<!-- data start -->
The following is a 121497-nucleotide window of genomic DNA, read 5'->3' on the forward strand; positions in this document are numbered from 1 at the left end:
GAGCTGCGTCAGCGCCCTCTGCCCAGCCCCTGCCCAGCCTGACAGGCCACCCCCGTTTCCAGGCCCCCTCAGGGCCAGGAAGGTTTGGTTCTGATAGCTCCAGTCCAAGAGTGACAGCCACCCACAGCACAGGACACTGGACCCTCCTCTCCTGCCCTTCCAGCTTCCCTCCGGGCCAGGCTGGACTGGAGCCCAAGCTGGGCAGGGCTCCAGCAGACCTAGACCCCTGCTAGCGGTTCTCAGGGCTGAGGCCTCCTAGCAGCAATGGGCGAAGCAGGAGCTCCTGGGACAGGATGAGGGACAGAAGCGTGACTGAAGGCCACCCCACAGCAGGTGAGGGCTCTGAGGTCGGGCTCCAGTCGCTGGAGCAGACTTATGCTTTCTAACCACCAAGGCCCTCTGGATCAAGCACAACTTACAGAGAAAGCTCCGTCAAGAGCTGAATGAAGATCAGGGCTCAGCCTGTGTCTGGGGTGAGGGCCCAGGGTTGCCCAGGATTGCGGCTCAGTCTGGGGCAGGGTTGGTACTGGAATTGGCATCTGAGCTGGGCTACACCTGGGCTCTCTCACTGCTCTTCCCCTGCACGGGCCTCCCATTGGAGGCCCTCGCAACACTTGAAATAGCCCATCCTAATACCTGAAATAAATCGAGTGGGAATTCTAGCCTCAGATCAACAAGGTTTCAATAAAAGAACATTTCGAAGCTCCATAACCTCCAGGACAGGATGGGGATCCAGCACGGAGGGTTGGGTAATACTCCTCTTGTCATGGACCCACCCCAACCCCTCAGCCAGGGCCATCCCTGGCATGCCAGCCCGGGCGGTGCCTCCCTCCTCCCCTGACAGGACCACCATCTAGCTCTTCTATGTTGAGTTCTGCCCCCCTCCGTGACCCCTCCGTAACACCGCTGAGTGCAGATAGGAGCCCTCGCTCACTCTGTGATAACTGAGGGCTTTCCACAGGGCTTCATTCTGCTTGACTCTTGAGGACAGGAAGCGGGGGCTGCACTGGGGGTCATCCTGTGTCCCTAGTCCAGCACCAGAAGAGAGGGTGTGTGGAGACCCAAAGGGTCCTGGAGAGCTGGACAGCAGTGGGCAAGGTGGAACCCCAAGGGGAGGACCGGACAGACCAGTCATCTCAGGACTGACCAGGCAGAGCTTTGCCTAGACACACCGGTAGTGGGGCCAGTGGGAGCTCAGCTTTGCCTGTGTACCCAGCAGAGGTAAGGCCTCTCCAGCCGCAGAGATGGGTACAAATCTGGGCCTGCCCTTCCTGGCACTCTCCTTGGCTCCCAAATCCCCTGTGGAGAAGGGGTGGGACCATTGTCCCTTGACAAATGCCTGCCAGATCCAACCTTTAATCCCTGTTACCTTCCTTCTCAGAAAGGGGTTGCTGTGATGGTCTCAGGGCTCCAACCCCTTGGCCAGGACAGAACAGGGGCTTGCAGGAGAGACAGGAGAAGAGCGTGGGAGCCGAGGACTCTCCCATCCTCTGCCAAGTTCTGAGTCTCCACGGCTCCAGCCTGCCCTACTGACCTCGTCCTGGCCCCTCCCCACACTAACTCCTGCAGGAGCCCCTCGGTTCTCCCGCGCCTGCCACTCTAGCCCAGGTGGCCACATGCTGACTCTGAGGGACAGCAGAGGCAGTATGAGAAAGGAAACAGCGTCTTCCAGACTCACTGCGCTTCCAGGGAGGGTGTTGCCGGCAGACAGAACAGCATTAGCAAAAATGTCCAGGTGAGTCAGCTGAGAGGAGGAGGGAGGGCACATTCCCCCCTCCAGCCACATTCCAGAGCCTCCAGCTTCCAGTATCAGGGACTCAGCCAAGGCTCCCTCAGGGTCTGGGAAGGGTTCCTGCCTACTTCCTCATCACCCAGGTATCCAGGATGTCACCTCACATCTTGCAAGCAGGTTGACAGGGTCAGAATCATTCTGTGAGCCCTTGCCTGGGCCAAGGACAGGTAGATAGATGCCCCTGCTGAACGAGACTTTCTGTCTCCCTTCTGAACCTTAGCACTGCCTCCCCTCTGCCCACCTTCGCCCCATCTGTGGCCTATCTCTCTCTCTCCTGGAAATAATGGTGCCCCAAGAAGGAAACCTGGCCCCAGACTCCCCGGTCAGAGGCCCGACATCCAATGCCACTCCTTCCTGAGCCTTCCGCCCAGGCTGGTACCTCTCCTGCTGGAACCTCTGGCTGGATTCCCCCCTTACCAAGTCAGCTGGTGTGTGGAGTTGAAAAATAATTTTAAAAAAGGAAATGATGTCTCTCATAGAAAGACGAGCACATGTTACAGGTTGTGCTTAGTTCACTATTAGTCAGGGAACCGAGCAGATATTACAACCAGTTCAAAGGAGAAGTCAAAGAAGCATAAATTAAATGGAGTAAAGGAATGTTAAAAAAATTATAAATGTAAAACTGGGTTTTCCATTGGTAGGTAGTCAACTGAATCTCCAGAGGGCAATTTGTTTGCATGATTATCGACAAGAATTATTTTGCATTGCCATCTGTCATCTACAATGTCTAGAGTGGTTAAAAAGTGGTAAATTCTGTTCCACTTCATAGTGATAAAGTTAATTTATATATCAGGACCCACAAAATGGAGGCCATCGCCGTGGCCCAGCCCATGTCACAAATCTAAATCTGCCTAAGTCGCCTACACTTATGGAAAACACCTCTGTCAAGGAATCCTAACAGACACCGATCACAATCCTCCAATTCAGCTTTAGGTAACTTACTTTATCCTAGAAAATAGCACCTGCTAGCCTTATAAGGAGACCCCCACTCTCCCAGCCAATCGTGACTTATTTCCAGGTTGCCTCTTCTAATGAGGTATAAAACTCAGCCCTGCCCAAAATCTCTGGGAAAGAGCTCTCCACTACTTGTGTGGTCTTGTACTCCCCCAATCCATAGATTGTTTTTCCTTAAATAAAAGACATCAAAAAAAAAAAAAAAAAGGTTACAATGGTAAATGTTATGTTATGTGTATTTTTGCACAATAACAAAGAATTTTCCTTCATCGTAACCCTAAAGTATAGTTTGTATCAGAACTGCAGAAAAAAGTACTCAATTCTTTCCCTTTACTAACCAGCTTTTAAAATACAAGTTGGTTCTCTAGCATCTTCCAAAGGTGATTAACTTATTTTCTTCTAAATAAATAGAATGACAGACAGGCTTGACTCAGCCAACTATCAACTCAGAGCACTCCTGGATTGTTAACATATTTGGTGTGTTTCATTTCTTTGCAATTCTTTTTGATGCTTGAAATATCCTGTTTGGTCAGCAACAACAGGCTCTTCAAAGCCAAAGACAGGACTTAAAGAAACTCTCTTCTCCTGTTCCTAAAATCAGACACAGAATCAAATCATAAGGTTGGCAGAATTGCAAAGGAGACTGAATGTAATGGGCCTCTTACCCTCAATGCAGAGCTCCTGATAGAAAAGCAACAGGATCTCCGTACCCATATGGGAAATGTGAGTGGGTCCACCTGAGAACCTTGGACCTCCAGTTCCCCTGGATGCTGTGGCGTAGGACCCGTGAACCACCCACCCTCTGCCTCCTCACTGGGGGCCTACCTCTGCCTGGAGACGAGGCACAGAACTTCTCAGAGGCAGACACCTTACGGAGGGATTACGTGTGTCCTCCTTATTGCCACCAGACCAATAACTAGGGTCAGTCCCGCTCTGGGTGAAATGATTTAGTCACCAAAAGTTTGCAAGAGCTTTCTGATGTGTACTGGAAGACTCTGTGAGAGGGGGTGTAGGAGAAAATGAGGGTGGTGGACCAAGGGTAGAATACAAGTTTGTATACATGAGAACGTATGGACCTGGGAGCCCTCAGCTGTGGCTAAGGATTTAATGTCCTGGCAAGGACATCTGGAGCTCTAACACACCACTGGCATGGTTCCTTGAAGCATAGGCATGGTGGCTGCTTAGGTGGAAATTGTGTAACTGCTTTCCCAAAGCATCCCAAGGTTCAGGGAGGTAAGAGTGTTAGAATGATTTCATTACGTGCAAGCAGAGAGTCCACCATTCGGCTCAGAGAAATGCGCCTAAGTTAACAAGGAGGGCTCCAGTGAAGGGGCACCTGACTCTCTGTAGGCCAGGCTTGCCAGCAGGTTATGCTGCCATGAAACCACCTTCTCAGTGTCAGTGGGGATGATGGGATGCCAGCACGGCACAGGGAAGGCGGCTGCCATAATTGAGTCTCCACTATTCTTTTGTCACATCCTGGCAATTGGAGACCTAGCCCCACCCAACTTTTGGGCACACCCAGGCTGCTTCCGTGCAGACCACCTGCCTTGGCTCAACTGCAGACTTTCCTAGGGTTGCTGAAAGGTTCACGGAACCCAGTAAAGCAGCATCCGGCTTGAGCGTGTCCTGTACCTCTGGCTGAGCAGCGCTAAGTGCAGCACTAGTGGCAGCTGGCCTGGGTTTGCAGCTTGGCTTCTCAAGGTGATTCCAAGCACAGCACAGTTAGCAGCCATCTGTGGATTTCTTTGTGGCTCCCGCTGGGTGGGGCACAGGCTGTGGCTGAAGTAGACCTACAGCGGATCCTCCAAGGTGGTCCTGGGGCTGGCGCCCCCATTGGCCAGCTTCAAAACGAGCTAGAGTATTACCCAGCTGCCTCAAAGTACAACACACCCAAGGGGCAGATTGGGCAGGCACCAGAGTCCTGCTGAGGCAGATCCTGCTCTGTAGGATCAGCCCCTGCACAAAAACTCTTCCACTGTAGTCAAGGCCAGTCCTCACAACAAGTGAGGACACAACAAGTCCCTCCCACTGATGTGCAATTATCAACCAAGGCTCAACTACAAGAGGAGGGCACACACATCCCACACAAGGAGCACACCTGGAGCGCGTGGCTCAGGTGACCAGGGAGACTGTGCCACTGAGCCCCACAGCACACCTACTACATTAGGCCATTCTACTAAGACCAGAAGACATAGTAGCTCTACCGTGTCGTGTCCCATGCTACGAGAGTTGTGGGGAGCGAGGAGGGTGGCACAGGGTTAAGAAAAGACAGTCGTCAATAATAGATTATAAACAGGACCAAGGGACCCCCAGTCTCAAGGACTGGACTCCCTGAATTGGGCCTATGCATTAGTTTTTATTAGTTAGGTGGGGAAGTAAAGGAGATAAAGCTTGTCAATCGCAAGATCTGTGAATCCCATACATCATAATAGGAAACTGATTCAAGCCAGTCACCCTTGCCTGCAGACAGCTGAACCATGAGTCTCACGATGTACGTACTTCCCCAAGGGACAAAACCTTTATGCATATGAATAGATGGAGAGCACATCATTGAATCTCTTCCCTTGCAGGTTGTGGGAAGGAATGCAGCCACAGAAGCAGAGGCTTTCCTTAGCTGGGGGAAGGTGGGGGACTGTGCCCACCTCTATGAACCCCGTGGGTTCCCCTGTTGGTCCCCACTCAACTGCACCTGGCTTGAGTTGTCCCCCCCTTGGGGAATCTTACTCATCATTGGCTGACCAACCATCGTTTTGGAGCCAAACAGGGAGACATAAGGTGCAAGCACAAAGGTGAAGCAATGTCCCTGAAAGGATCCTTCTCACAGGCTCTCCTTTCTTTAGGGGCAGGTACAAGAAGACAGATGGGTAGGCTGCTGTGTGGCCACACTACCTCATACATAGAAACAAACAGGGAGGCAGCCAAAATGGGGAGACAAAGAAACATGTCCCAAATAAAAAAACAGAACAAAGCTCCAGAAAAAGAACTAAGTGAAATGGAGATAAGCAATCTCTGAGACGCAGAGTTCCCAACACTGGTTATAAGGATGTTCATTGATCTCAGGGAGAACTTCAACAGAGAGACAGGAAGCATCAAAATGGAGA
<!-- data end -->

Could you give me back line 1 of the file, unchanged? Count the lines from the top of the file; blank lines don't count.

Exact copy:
The following is a 121497-nucleotide window of genomic DNA, read 5'->3' on the forward strand; positions in this document are numbered from 1 at the left end: